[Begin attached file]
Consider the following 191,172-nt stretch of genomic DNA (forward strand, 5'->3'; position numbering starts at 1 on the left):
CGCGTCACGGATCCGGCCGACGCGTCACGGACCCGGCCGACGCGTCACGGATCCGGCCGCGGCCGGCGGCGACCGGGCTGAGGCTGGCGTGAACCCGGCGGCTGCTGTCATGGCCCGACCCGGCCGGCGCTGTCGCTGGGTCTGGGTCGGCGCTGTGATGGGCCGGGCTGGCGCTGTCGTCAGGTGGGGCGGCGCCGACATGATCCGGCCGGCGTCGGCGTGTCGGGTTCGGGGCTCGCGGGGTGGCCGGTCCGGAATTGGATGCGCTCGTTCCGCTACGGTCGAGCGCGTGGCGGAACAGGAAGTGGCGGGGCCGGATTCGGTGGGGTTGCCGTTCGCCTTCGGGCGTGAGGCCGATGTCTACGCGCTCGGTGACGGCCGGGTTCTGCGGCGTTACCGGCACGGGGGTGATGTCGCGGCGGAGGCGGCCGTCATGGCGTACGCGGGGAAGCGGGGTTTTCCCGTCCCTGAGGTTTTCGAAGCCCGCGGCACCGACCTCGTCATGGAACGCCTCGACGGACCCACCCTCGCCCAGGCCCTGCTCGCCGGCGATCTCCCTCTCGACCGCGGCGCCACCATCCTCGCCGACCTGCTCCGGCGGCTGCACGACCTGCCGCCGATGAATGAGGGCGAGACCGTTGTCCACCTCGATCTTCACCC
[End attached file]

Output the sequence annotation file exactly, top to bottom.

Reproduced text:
Consider the following 191,172-nt stretch of genomic DNA (forward strand, 5'->3'; position numbering starts at 1 on the left):
CGCGTCACGGATCCGGCCGACGCGTCACGGACCCGGCCGACGCGTCACGGATCCGGCCGCGGCCGGCGGCGACCGGGCTGAGGCTGGCGTGAACCCGGCGGCTGCTGTCATGGCCCGACCCGGCCGGCGCTGTCGCTGGGTCTGGGTCGGCGCTGTGATGGGCCGGGCTGGCGCTGTCGTCAGGTGGGGCGGCGCCGACATGATCCGGCCGGCGTCGGCGTGTCGGGTTCGGGGCTCGCGGGGTGGCCGGTCCGGAATTGGATGCGCTCGTTCCGCTACGGTCGAGCGCGTGGCGGAACAGGAAGTGGCGGGGCCGGATTCGGTGGGGTTGCCGTTCGCCTTCGGGCGTGAGGCCGATGTCTACGCGCTCGGTGACGGCCGGGTTCTGCGGCGTTACCGGCACGGGGGTGATGTCGCGGCGGAGGCGGCCGTCATGGCGTACGCGGGGAAGCGGGGTTTTCCCGTCCCTGAGGTTTTCGAAGCCCGCGGCACCGACCTCGTCATGGAACGCCTCGACGGACCCACCCTCGCCCAGGCCCTGCTCGCCGGCGATCTCCCTCTCGACCGCGGCGCCACCATCCTCGCCGACCTGCTCCGGCGGCTGCACGACCTGCCGCCGATGAATGAGGGCGAGACCGTTGTCCACCTCGATCTTCACCC